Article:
Petty et al v. Arizona, State of et al

Filing 75

ORDER - IT IS ORDERED that Defendants' motion to dismiss, (Doc. 66 ), is GRANTED with respect to counts two and four and DENIED with respect to count three as to all Defendants except McWilliams. Counts two and four of Plaintiffs' Fifth Amended Complaint are dismissed. Defendant Carson McWilliams is dismissed from this action. (See document for further details). Signed by Judge Douglas L Rayes on 8/2/16. (LAD)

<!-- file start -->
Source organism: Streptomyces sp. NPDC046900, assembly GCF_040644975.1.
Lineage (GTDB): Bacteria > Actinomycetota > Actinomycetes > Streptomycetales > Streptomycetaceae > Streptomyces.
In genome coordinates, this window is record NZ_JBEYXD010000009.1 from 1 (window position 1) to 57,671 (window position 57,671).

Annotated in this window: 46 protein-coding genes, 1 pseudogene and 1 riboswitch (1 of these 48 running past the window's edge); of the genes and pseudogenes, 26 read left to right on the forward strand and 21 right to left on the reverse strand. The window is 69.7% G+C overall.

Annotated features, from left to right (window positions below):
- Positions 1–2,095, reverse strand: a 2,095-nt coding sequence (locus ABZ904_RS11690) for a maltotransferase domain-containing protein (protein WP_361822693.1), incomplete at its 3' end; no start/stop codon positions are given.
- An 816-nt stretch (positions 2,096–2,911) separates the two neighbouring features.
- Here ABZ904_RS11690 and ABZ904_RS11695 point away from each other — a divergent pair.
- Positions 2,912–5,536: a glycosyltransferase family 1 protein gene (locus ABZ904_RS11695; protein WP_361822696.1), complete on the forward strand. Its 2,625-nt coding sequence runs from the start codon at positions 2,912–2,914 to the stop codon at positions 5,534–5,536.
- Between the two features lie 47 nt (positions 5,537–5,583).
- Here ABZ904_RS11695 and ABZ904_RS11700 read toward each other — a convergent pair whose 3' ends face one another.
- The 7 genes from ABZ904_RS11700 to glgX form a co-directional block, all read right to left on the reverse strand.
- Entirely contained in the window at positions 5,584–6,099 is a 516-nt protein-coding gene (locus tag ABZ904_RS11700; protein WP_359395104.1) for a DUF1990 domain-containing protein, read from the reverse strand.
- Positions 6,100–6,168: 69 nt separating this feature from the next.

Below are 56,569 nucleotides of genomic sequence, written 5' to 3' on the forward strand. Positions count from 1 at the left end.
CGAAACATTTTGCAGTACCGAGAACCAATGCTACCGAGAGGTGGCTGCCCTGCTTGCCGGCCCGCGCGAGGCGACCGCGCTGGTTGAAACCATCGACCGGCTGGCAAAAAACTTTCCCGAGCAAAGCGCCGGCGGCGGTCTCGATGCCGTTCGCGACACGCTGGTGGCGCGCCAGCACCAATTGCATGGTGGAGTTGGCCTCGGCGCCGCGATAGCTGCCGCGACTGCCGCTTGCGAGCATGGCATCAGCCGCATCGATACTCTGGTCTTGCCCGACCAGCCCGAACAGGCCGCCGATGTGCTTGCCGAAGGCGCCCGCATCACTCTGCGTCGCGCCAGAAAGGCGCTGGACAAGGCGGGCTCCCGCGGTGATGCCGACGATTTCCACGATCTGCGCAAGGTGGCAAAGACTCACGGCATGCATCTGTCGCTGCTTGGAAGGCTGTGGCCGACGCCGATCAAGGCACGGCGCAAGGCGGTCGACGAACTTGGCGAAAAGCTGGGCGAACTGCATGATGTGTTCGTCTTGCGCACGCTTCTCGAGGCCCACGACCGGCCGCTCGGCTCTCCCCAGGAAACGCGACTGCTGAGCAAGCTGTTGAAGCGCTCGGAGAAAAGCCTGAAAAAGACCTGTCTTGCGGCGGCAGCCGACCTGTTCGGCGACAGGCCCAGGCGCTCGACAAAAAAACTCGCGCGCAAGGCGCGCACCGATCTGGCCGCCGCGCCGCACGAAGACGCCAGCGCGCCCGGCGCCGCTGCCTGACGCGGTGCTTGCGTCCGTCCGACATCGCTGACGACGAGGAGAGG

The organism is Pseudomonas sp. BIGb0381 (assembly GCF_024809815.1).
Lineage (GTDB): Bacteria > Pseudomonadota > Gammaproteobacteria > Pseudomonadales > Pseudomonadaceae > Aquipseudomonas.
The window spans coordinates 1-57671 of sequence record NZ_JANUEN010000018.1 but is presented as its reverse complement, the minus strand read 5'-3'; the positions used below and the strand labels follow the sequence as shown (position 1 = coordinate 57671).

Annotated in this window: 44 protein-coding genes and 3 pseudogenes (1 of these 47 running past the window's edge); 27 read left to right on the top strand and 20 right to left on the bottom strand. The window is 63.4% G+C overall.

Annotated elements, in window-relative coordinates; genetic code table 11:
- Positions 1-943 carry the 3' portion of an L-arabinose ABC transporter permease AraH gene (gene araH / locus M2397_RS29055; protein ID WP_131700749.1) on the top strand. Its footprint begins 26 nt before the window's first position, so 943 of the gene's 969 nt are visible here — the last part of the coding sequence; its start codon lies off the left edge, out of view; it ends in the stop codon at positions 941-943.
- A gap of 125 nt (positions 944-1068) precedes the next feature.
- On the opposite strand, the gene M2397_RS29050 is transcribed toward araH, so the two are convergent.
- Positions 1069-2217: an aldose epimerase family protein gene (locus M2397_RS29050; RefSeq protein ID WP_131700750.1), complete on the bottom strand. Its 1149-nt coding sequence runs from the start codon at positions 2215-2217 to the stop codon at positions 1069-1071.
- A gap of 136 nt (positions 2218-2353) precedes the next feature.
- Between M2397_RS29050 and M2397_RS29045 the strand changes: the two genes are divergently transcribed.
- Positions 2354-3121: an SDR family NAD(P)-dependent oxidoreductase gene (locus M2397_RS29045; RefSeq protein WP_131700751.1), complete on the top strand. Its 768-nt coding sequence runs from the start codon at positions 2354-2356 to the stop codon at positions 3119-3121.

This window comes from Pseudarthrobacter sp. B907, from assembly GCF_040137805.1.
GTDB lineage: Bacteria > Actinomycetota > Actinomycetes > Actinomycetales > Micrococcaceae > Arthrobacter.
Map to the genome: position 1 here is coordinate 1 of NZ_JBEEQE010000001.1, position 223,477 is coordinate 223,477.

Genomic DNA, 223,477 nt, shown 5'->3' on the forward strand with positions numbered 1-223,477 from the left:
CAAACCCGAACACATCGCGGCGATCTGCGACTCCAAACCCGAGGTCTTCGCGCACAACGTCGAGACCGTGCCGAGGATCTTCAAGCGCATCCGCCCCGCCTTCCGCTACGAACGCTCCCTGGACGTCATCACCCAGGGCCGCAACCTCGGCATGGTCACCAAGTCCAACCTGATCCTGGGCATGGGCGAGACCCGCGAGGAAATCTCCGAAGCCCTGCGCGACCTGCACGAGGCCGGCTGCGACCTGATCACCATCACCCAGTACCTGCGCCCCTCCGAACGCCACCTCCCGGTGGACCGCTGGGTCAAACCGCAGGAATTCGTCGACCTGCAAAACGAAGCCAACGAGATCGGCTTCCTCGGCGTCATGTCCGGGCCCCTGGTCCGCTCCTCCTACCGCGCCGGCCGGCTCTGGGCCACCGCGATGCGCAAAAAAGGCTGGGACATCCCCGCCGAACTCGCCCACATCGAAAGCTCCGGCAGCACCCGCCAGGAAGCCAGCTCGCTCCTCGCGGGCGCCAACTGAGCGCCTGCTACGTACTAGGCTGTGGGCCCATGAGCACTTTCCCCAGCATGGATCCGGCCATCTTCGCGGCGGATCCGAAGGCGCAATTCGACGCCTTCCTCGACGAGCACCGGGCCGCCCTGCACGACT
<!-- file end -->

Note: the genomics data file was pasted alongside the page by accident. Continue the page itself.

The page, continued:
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1 WO 2 3 4 5 6 IN THE UNITED STATES DISTRICT COURT 7 FOR THE DISTRICT OF ARIZONA 8 9 Penny Petty, et al., Plaintiffs, 10 11 ORDER v. 12 No. CV-15-01338-PHX-DLR State of Arizona, et al., 13 Defendants. 14 15 16 Before the Court is Defendants State of Arizona, Christopher Moody, Brenda 17 Burgess, Keith Smith, and Carson McWilliams’ Motion to Dismiss Counts Two, Three, 18 and Four of Plaintiffs’ Fifth Amended Complaint. (Doc. 66.) The motion is fully 19 briefed.1 For the following reasons, Defendants’ motion is granted in part. BACKGROUND 20 21 Gordon Emil Lee began his sentence with the Arizona Department of Corrections 22 (ADOC) at ASPC-Lewis in April 1988. (Doc. 58, ¶ 14.) Lee was in protective custody 23 for almost two decades before Defendants relocated him to the general prison population. 24 (Id., ¶¶ 15, 17.) Afterwards, Lee was repeatedly targeted for assault by other inmates and 25 made numerous requests to be returned to protective custody. (Id., ¶ 18.) On July 4, 26 2014, Lee was strangled to death in the shower by ASPC-Lewis inmates. (Id., ¶ 21.) 27 1 28 Plaintiffs’ request for oral argument is denied. The issues are adequately briefed, and the Court finds oral argument will not aid in resolution of the motion. See Fed. R. Civ. P. 78(b); LRCiv. 7.2(f). 1 During the attack, ASPC-Lewis staff allegedly failed to monitor the shower area where 2 Lee was strangled, were inattentive or distracted, slept through the attack, and failed to 3 conduct an inmate count or inspection. (Id., ¶¶ 22-23, 31.) 4 On April 25, 2016, Plaintiffs filed a fifth amended complaint alleging four causes 5 of action. In counts one and two, Plaintiffs allege claims for gross negligence, wrongful 6 death, and negligent training and supervision. (Id., ¶¶ 27-42.) Counts three and four 7 allege claims under 42 U.S.C. § 1983 for Defendants’ deliberate indifference to Lee’s 8 safety and failure to implement appropriate policies, customs, and practices in violation 9 of the Eighth and Fourteenth Amendments. (Id., ¶¶ 43-58.) Defendants now move to 10 11 dismiss counts two, three, and four. LEGAL STANDARD 12 To survive dismissal for failure to state a claim pursuant to Federal Rule of Civil 13 Procedure 12(b)(6), a complaint must contain factual allegations sufficient to “raise a 14 right to relief above the speculative level.” Bell Atl. Corp. v. Twombly, 550 U.S. 544, 555 15 (2007). The task when ruling on a motion to dismiss “is to evaluate whether the claims 16 alleged [plausibly] can be asserted as a matter of law.” See Adams v. Johnson, 355 F.3d 17 1179, 1183 (9th Cir. 2004); see also Ashcroft v. Iqbal, 556 U.S. 662, 678 (2009). When 18 analyzing the sufficiency of a complaint, the well-pled factual allegations are taken as 19 true and construed in the light most favorable to the plaintiff. Cousins v. Lockyer, 568 20 F.3d 1063, 1067 (9th Cir. 2009). 21 allegations are not entitled to the assumption of truth, Iqbal, 556 U.S. at 680, and 22 therefore are insufficient to defeat a motion to dismiss for failure to state a claim, In re 23 Cutera Sec. Litig., 610 F.3d 1103, 1108 (9th Cir. 2008). 24 25 However, legal conclusions couched as factual ANALYSIS I. Count Two – Negligent Training and Supervision 26 In count two, Plaintiffs allege, inter alia, that Arizona negligently failed to train 27 and supervise its employees resulting in Lee’s death. (Doc. 58, ¶¶ 39-42.) To state a 28 claim for negligent supervision, the plaintiff must allege that an employee committed a -2- 1 tort, that the defendant employer had a reason and opportunity to act, and that the 2 defendant failed to perform its duty to supervise. See Kuehn v. Stanley, 91 P.3d 346, 352 3 (Ariz. Ct. App. 2004); see also Boomer v. Frank, 993 P.2d 456, 461 (Ariz. Ct. App. 4 1999). “To prevail on a negligent training claim, a plaintiff must show a defendant’s 5 training or lack thereof was negligent[.]” Guerra v. State, 323 P.3d 765, 772 (Ariz. Ct. 6 App. 2014), vacated on other grounds, 348 P.3d 423 (Ariz. 2015). 7 Defendants argue that count two fails because the allegations are made against 8 Arizona generally, and do not describe the conduct of any particular employees.2 (Doc. 9 66 at 4.) They also assert that the allegations are conclusory and fail to explain how the 10 training, or lack thereof, was inadequate. The Court agrees. 11 Plaintiffs fail to allege facts permitting the inference that ADOC employees were 12 inadequately trained. The allegations are conclusory and fail to identify a single instance 13 of conduct taken by an ADOC employee due to negligent training. 14 Plaintiffs allege that Arizona “wantonly, recklessly, negligently and carelessly failed in 15 its duties to appropriately train, monitor, guide, supervise and discipline its subordinates,” 16 as well as implement certain policy directives, and that this failure caused Lee’s death. 17 (Doc. 58 at ¶¶ 41, 42.) But there are no supporting allegations in the complaint that 18 identify what training ADOC employees received, how such training was deficient, 19 which employees took actions that were the result of negligent training, or how the 20 deficient training led to Lee’s death. See Cotta v. Cty. of Kings, No. 1:13-cv-00359-LJO- 21 SMS, 2013 WL 3213075, at *16 (E.D. Cal. June 24, 2013) (dismissing negligent training 22 and supervision claim because complaint did not allege facts regarding the training of 23 prison personnel). 24 disregarded ADOC policies and protocols because of inadequate training. (See e.g., id., For example, Further, Plaintiffs fail to allege that ASPC-Lewis employees 25 26 27 2 28 Under Arizona law, a cause of action arising out of tort that is “caused by the director, prison officer or employees of the department, within the scope of their legal duty, shall run only against the state.” A.R.S. § 31-201.01(F). -3- 1 ¶¶ 17, 19, 22, 32.) Consequently, Plaintiffs fail to state a claim for negligent training and 2 supervision, and Count II is dismissed.3 3 II. Counts Three and Four – Violation of 42 U.S.C. § 1983 4 Plaintiffs bring counts three and four under 42 U.S.C. § 1983 for violations of 5 Lee’s Eighth and Fourteenth Amendment rights. “To state a claim under § 1983, a 6 plaintiff must allege two essential elements: (1) that a right secured by the Constitution or 7 laws of the United States was violated, and (2) that the alleged violation was committed 8 by a person acting under the color of State law.” Long v. Cty. of L.A., 442 F.3d 1178, 9 1185 (9th Cir. 2006). A prison official violates the Eighth Amendment when the alleged 10 deprivation of a Constitutional right is “sufficiently serious,” and the plaintiff must show 11 incarceration “under conditions posing a substantial risk of serious harm.” Farmer v. 12 Brennan, 511 U.S. 825, 834 (1994). 13 Defendants argue that the complaint fails to directly implicate the individual 14 Defendants in any wrongful conduct. (Doc. 66 at 6.) They assert that the claims 15 improperly seek to impose supervisory liability on the individual Defendants, which is 16 prohibited under § 1983. Finally, Defendants argue that count four fails to state a claim 17 for failure to train in violation of § 1983. 18 A. Count Three 19 Plaintiffs bring count three against the individual Defendants alleging that they 20 acted with deliberate indifference to Lee’s Eighth Amendment rights. (Doc. 58, ¶¶ 43- 21 52.) “Because vicarious liability is inapplicable to . . . § 1983 suits, a plaintiff must plead 22 that each Government-official defendant, through the official’s own individual actions, 23 has violated the Constitution.” Iqbal, 556 U.S. at 676. “A showing that a supervisor 24 acted, or failed to act, in a manner that was deliberately indifferent to an inmate’s Eighth 25 26 27 28 3 Plaintiffs assert the Court previously rejected Defendants’ request to dismiss count two and “upheld the facts as sufficient.” (Doc. 68 at 4.) Plaintiffs misread the Court’s prior decision. The Court concluded that Plaintiffs adequately alleged that the individual Defendants acted outside the scope of their employment. (Doc. 21 at 4.) Defendants did not previously challenge the sufficiency of the allegations, and thus the Court rendered no opinion on the issue. -4- 1 Amendment rights is sufficient to demonstrate the involvement – and the liability – of 2 that supervisor.” Starr v. Baca, 652 F.3d 1202, 1206-07 (9th Cir. 2011). 3 Plaintiffs allege Christopher Moody, Warden of ASPC-Lewis, is responsible for 4 supervising, training, and overseeing ASPC-Lewis staff, as well as ensuring that the 5 complex is adequately staffed. (Doc. 58, ¶ 6.) Brenda Burgess, Deputy Warden of 6 ASPC-Lewis, is allegedly responsible for overseeing the Protective Custody Unit for 7 Bachman Unit at the complex and for “final determination[s] [regarding] which inmates 8 receive Protective Custody assignments.” (Id., ¶ 4.) In addition, Burgess is charged with 9 “ensuring staffing projections are completed in a timely manner” and “address[ing] any 10 staffing irregularities with the Chief of Security and specific Shift Lieutenant.” (Id.) 11 Plaintiffs allege Keith Smith, Security Operations Administrator at ASPC-Lewis, is 12 responsible for “oversight of the Protective Custody Unit and final determination of 13 appeals from the Protective Custody Unit’s decisions related to which inmates receive 14 Protective Custody assignments.” (Id., ¶ 8.) Carson McWilliams, Division Director, 15 Offender Operations, is allegedly responsible for “establishing and maintaining staffing 16 patterns and security posts of all Arizona prisons, including the ASPC-Lewis complex.” 17 (Id., ¶ 9.) 18 Plaintiffs allege that, after being held in protective custody for nearly two decades, 19 Lee was moved into the general population. (Id., ¶¶ 14-16.) The move allegedly was the 20 result of an internal practice of “random prisoner assignment” in contravention of ADOC 21 provisions. (Id., ¶ 17.) Once Lee was moved into the general population, he was targeted 22 for assault by other inmates and he repeatedly requested that he be moved back into 23 protective custody. 24 McWilliams knew that Lee was targeted for assault, but failed to grant his requests to 25 return to protective custody. (Id., ¶ 19.)4 (Id., ¶ 18.) Plaintiffs allege that Moody, Burgess, Smith, and 26 4 27 28 To the extent that Defendants assert the allegations lack enough specificity, the Court rejects this argument because Plaintiffs are not expected to know the internal affairs of ASPC-Lewis without the benefit of discovery. See McGrath v. Scott, 250 F. Supp. 2d 1218, 1227 (D. Ariz. 2003) (noting that plaintiffs need not allege “exhaustive details” and that they should not be expected to know internal operations” of police -5- 1 The Court finds that these allegations plausibly allege that Moody, Burgess, and 2 Smith personally “acted, or failed to act, in a matter that was deliberately indifferent” to 3 Lee’s Eighth Amendment rights. See Starr, 652 F.3d at 1206-07. Moody, Burgess, and 4 Smith allegedly work on-site at the ASPC-Lewis complex and have direct involvement in 5 and authority over decisions relating to protective custody determinations and staffing 6 decisions. Plaintiffs allege that all three Defendants knew about the assaults on Lee, as 7 well as his multiple requests for return to protective custody. (Doc. 58, ¶¶ 19, 47-49.) 8 Plaintiffs further allege that Defendants’ failure to grant Lee’s request to be moved out of 9 general population caused his death. (Id., ¶ 22.) Given Defendants’ direct involvement 10 with and responsibility over ASPC-Lewis affairs, the Court finds that Plaintiffs have 11 plausibly alleged that Moody, Burgess, and Smith personally participated in violating 12 Lee’s Eighth Amendment rights. See Farmer, 511 U.S. at 847 (holding that prison 13 officials may be held liable for violating the Eighth Amendment if they know an “inmate 14 face[s] a substantial risk of serious harm and disregard[] that risk by failing to take 15 reasonable measures to abate it.”).5 16 Plaintiffs fail, however, to plausibly allege any personal involvement on the part of 17 McWilliams. McWilliams is not alleged to work directly at ASPC-Lewis or have any 18 direct involvement or authority over protective custody determinations or other affairs at 19 the complex. Instead, he allegedly is responsible for oversight of staffing patterns and 20 practices at all Arizona prisons. (Id., ¶ 9.) It is not plausible that McWilliams knew 21 about Lee’s situation, and even if he did, there are no allegations that McWilliams had 22 the authority to order Lee back into protective custody. At most, these allegations seek to 23 impose the precise type of supervisory liability that § 1983 prohibits. Consequently, 24 count three is dismissed as to McWilliams only. 25 B. Count Four 26 27 28 department prior to discovery”). Plaintiffs have met their pleading burden under Iqbal. 5 The Court previously concluded that Plaintiffs stated a claim of deliberate indifference against Moody. (See Doc. 21 at 8.) -6- 1 Plaintiffs bring count four against the individual Defendants alleging that they 2 acted with deliberate indifference in failing to implement appropriate policies, customs 3 and practices that led to implementation of an informal policy of random assignment of 4 inmates to cells. (Doc. 58, ¶¶ 53-58.) Plaintiffs seek to hold the individual Defendants 5 personally liable for their deliberate indifference to Lee’s Eighth Amendment rights on 6 the basis that they implemented this unconstitutional policy. 7 different from count three, in which Plaintiffs allege the individual Defendants were 8 deliberately indifferent to Lee’s constitutional rights by ignoring his requests to return to 9 protective custody, as well as implementing the informal policy of random reassignment. 10 Certainly, the random reassignment policy is relevant evidence in determining whether 11 the individual Defendants acted with deliberate indifference to Lee’s rights. It is not, 12 however, a separate cause of action. Count four simply alleges an alternative theory of 13 liability already alleged in count three. This is not a failure to train claim—it is merely a 14 repackaged claim for deliberate indifference against the same Defendants. As such, 15 count four is dismissed.6 16 But this claim is no CONCLUSION 17 In sum, Plaintiffs fail to adequately allege claims for negligent training and 18 supervision set forth in counts two and four. Those counts are dismissed. Furthermore, 19 Plaintiffs fail to plausibly allege direct involvement on the part of McWilliams to 20 establish liability under § 1983 in count three. No counts remain outstanding against 21 McWilliams, and thus he is dismissed from this action. 22 // 23 // 24 25 6 26 27 28 The conduct of supervisors may result in municipal liability if it is established that the supervisors implemented an unconstitutional policy or failed to train employees resulting in constitutional deprivations. See City of Canton, Ohio v. Harris, 489 U.S. 378, 389 (1989). In such a case, the policy is considered to represent official policy of the municipality. Id. at 890. Here, Plaintiffs do not seek to hold any municipality liable for the conduct of the individual Defendants. Plaintiffs seek to impose personal liability on the individual Defendants for the same conduct alleged in count three. -7- 1 IT IS ORDERED that Defendants’ motion to dismiss, (Doc. 66), is GRANTED 2 with respect to counts two and four and DENIED with respect to count three as to all 3 Defendants except McWilliams. Counts two and four of Plaintiffs’ Fifth Amended 4 Complaint are dismissed. Defendant Carson McWilliams is dismissed from this action. 5 Dated this 2nd day of August, 2016. 6 7 8 9 10 Douglas L. Rayes United States District Judge 11 12 13 14 15 16 17 18 19 20 21 22 23 24 25 26 27 28 -8-